The value of continuity of care in Australian general practice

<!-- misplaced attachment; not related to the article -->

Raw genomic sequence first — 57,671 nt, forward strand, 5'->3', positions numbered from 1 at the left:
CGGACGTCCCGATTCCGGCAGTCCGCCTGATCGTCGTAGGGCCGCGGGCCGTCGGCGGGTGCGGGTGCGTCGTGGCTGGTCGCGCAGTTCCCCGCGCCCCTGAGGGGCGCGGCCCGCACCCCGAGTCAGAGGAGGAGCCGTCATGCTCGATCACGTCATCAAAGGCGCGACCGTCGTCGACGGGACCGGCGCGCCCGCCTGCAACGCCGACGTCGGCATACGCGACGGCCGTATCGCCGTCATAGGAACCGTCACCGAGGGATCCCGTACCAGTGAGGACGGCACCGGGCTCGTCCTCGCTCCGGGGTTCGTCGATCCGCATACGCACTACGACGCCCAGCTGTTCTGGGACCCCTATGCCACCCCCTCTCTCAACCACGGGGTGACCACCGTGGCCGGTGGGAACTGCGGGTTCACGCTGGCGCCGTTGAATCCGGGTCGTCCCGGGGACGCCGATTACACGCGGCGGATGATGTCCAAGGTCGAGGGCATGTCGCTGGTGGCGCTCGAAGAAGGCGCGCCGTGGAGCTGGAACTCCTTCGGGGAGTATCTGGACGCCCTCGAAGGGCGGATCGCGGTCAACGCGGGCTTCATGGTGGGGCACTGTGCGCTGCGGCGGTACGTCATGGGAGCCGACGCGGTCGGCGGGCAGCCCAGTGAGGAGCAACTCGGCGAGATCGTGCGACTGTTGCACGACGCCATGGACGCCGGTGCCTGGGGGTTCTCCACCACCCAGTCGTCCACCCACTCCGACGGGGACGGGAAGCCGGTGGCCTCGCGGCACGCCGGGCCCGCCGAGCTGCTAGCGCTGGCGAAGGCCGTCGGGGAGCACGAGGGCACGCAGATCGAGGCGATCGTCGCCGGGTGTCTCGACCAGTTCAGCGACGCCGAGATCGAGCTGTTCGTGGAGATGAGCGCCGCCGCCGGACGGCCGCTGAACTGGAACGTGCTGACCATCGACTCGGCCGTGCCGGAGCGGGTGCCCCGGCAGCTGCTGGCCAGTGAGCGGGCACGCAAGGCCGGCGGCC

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Introduction: Health systems internationally are facing demographic and financing pressures, together with changes to the health provider workforce. Multiple changes in the Australian population are increasing the demand for health care services. These demographic changes include population growth, an ageing population, and the increased burden of chronic disease in the population (AIHW 2016a). Additionally, the Australian health reform agenda is focusing on better integration and coordination of primary care, the utilisation of information technology, and increasing delivery of care by multidisciplinary teams (Australian Health Ministers’ Advisory Council 2017; Primary Health Care Advisory Group 2015). These changes are potentially shifting the emphasis of general practice care away from a relationship between an individual doctor and a patient, towards care focused at a practice level. These changes are occurring in a primary health care system which permits patients to access care from multiple GPs in multiple locations. Changes to primary care may affect the availability of continuity of care, a concept referring to the benefits obtained from consulting the same health care provider over time (Freeman & Hughes 2010). It has been suggested that continuity of care is a core component of high performing primary health care systems (American Academy of Family Physicians 2010; Bodenheimer 2014; Macinko, Starfield & Shi 2003) and international research has reported an association between increased continuity of care and positive health outcomes (Cabana & Jee 2004; Saultz & Lochner 2005; van Walraven et al. 2010), and reduced health costs (Chen & Cheng 2011; Hussey et al. 2014; Raddish, Horn & Sharkey 1999; Shin et al. 2014). However, most of the existing empirical literature emerges from clinical medicine, is cross-sectional in design, and unable able to provide evidence of a causal relationship. This thesis investigates continuity of care in the delivery of general practice care in Australia. It examines continuity of care with an individual general practitioner (personal continuity of care) and continuity of care with a general practice (site continuity of care), in order to understand whether unrestricted access to general practice services is consistent with high levels of continuity of care at both a provider and practice level, and whether an association between increased continuity of care and improved health screening (as a proxy for the quality of general practice care) exists. Methods:- Data: To provide a robust analysis of continuity of care, the empirical research presented in this thesis uses multiple data sources, including cross-sectional data from a survey of 2,477 Australians (the GP Survey), panel data from the Australian Longitudinal Study on Women’s Health (ALSWH) survey and linked Medicare claims data. The absence of practice-level Medicare data limits its usefulness in investigating site continuity of care. Analysis: All analyses were completed using Stata Version 14 (Statacorp 2017). Analysis of summary statistics and regression analysis of the GP Survey was conducted. Summary statistics and regression analysis of the ALSWH survey data and linked Medicare data was also completed. The panel nature of the ALSWH data permitted use of panel data modelling techniques. Panel data techniques provide stronger evidence of a relationship between continuity of care and improved quality of care than cross-sectional analysis. In order to control for some of the biases in existing continuity of care literature, additional econometric techniques are utilised. These techniques include the use of instrumental variables (IV) to control for the endogeneity of health care within models, and the use of individual fixed effects to control for unobserved patient-level factors which might confound the relationship between continuity of care and health screening. Results: Results from the GP survey analysis showed that over 80% of patients identified having a usual GP and over 90% have a usual general practice. However, over 25% of respondents also reported attending more than one general practice in the previous year. Analysis of the ALSWH survey data provided multiple statistically significant findings. Site continuity of care has increased in prevalence over time and is more common with increasing age. Personal continuity of care is decreasing in prevalence for women aged under forty, but increasing for women over sixty years of age. There are multiple differences in patient and practice characteristics associated with personal and site continuity of care, which will not be detected without investigation of continuity of care at both levels. Both personal and site continuity of care are associated with increased cancer screening rates. Failing to control for the endogeneity of continuity of care downwardly biases estimates of the association between continuity of care and cancer screening. Significant differences in screening rates according to continuity of care persist after controlling for individual fixed effects. Conclusion: This is the first Australian research to investigate both personal and site continuity of care. Most Australians report having continuity of care with either a single GP or with a general practice. Continuity of care is associated with increased quality of care, at least pertaining to cancer screening. This thesis concludes that policy attempts to encourage continuity of care have the potential to improve the quality of primary care. Policy interventions to encourage continuity of care include increasing awareness of the benefits of continuity of care and potentially providing incentives to patients and doctors. The availability of practice-level Medicare data would permit further investigation of the association between site continuity of care and general practice care. More robust research methods are needed in continuity of care research in order to better evaluate potential associations between personal and site continuity of care, and positive health outcomes.